Absolutly not. The point in my case isn't about me being very superadvanced or anything, it's PURELY about being able to handle/operate more alone or with very few musicians. And still be able to present human pulse. That's the challenge.

GovernorSilver wrote:

Again, that's why my friends switched from laptops to Electribes plus a few synths. What do musicians other than the big budget, overly produced types want onstage? Something reliable, durable; and not too complicated. Stuff That Just Freaking Works. Classic examples of studio vs. stage, theorizing vs. practical, etc.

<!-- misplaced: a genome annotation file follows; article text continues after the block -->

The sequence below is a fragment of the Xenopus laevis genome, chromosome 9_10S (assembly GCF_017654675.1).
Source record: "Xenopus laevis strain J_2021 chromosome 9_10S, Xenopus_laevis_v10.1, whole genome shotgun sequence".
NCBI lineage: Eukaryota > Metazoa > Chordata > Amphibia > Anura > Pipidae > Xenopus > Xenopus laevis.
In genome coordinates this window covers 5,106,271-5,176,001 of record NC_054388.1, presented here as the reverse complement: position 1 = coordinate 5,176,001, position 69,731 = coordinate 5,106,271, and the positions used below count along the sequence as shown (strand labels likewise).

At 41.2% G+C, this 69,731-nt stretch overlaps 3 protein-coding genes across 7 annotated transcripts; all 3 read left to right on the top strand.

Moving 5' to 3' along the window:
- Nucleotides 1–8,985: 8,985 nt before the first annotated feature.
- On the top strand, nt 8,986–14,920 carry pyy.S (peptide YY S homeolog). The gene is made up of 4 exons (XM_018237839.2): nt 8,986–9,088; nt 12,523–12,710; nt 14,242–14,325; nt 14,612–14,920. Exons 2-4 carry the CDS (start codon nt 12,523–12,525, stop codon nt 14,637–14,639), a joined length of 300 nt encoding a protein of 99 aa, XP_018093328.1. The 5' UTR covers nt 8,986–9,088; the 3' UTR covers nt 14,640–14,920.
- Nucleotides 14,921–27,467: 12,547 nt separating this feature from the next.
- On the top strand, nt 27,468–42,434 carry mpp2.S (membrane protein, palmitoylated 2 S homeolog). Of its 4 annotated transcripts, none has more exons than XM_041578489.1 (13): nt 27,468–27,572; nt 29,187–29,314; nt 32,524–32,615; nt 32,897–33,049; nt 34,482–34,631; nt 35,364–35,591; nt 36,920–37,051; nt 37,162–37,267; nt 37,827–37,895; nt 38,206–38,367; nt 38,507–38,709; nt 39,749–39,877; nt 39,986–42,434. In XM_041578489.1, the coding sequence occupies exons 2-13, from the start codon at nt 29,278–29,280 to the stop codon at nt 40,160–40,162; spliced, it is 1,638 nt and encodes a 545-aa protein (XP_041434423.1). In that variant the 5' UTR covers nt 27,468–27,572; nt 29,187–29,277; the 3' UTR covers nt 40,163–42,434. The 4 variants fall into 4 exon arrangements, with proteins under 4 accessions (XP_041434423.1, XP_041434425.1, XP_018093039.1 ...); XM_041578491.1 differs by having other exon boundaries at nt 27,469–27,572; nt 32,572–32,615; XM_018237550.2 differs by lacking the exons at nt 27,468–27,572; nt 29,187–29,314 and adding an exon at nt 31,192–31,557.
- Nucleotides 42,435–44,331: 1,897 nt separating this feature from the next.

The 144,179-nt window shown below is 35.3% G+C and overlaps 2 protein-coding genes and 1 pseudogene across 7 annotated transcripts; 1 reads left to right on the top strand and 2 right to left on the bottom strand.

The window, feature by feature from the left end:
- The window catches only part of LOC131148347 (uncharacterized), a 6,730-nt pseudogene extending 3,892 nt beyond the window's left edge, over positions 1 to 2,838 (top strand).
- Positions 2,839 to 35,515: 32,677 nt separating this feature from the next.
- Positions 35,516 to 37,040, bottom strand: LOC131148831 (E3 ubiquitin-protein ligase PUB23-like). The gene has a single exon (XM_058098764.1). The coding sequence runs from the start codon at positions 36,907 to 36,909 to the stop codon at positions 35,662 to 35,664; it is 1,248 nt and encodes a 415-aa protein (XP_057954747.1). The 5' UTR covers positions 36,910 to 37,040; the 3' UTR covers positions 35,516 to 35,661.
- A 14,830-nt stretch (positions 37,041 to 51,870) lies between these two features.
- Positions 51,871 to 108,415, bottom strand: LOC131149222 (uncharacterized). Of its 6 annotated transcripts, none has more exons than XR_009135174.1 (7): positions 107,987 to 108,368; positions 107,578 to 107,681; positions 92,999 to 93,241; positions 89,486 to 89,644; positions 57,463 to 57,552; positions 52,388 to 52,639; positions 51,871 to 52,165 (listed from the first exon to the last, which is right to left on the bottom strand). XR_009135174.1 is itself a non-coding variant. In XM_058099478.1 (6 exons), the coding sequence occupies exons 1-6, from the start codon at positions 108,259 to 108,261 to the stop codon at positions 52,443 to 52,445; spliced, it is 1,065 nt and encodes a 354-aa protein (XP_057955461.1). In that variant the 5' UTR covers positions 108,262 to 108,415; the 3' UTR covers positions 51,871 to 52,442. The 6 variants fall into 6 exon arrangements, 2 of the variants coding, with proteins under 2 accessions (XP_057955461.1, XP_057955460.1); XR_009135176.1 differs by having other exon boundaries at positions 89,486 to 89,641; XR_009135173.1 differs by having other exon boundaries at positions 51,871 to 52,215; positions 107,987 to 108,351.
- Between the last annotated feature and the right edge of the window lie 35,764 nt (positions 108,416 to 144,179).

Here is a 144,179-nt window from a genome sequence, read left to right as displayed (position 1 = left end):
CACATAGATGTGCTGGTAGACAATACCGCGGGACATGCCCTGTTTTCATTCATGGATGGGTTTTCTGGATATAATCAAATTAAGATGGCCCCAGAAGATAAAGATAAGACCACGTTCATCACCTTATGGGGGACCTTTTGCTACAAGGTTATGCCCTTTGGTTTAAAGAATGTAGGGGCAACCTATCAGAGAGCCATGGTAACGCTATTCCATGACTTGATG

You're both right. I need to check my options in HW. I guess I'm a bit cautious about learning yet another tool as I'm far from a clever programmer.

You've given me some good options. I wonder if Korg will update the Electribe with a bigger screen and hardisk.

The Beatstep is certanily great bang for buck. Choices choices.. hihi
GovernorSilver
Northward wrote:
My point was within the "huminazation" factor, dedicated hardware sequencers/software is not as powerful as far as I'm aware of. That's why I'm conscidering the sampler option. Any love for the Roland sampler? I undersatng the Korg is a bit fiddly with all that menu diving.